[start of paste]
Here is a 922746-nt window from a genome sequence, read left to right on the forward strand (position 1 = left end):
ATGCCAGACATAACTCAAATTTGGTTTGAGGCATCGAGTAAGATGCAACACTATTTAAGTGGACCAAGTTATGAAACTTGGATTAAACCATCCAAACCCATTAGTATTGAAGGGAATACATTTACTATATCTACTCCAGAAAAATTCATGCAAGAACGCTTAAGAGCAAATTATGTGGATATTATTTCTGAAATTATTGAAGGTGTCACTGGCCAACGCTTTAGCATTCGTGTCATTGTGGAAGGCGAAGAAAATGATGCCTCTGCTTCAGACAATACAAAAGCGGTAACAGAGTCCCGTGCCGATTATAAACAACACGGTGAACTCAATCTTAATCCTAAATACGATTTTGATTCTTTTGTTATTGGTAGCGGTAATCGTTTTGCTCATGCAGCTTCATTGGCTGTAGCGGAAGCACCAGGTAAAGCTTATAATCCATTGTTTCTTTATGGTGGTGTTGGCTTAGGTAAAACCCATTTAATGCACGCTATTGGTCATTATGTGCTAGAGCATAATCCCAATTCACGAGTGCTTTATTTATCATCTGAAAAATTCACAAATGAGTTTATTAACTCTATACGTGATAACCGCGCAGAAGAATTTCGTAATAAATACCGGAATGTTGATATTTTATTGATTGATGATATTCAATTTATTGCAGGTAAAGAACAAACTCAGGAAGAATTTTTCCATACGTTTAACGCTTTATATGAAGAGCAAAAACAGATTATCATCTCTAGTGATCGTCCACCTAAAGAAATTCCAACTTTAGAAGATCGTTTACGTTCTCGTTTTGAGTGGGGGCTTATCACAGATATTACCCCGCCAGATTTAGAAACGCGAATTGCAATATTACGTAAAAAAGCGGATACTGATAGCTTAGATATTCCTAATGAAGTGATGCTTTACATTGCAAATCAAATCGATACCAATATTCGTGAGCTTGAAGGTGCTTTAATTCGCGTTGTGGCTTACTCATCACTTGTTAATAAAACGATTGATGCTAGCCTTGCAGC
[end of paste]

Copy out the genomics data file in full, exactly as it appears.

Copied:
Here is a 922746-nt window from a genome sequence, read left to right on the forward strand (position 1 = left end):
ATGCCAGACATAACTCAAATTTGGTTTGAGGCATCGAGTAAGATGCAACACTATTTAAGTGGACCAAGTTATGAAACTTGGATTAAACCATCCAAACCCATTAGTATTGAAGGGAATACATTTACTATATCTACTCCAGAAAAATTCATGCAAGAACGCTTAAGAGCAAATTATGTGGATATTATTTCTGAAATTATTGAAGGTGTCACTGGCCAACGCTTTAGCATTCGTGTCATTGTGGAAGGCGAAGAAAATGATGCCTCTGCTTCAGACAATACAAAAGCGGTAACAGAGTCCCGTGCCGATTATAAACAACACGGTGAACTCAATCTTAATCCTAAATACGATTTTGATTCTTTTGTTATTGGTAGCGGTAATCGTTTTGCTCATGCAGCTTCATTGGCTGTAGCGGAAGCACCAGGTAAAGCTTATAATCCATTGTTTCTTTATGGTGGTGTTGGCTTAGGTAAAACCCATTTAATGCACGCTATTGGTCATTATGTGCTAGAGCATAATCCCAATTCACGAGTGCTTTATTTATCATCTGAAAAATTCACAAATGAGTTTATTAACTCTATACGTGATAACCGCGCAGAAGAATTTCGTAATAAATACCGGAATGTTGATATTTTATTGATTGATGATATTCAATTTATTGCAGGTAAAGAACAAACTCAGGAAGAATTTTTCCATACGTTTAACGCTTTATATGAAGAGCAAAAACAGATTATCATCTCTAGTGATCGTCCACCTAAAGAAATTCCAACTTTAGAAGATCGTTTACGTTCTCGTTTTGAGTGGGGGCTTATCACAGATATTACCCCGCCAGATTTAGAAACGCGAATTGCAATATTACGTAAAAAAGCGGATACTGATAGCTTAGATATTCCTAATGAAGTGATGCTTTACATTGCAAATCAAATCGATACCAATATTCGTGAGCTTGAAGGTGCTTTAATTCGCGTTGTGGCTTACTCATCACTTGTTAATAAAACGATTGATGCTAGCCTTGCAGC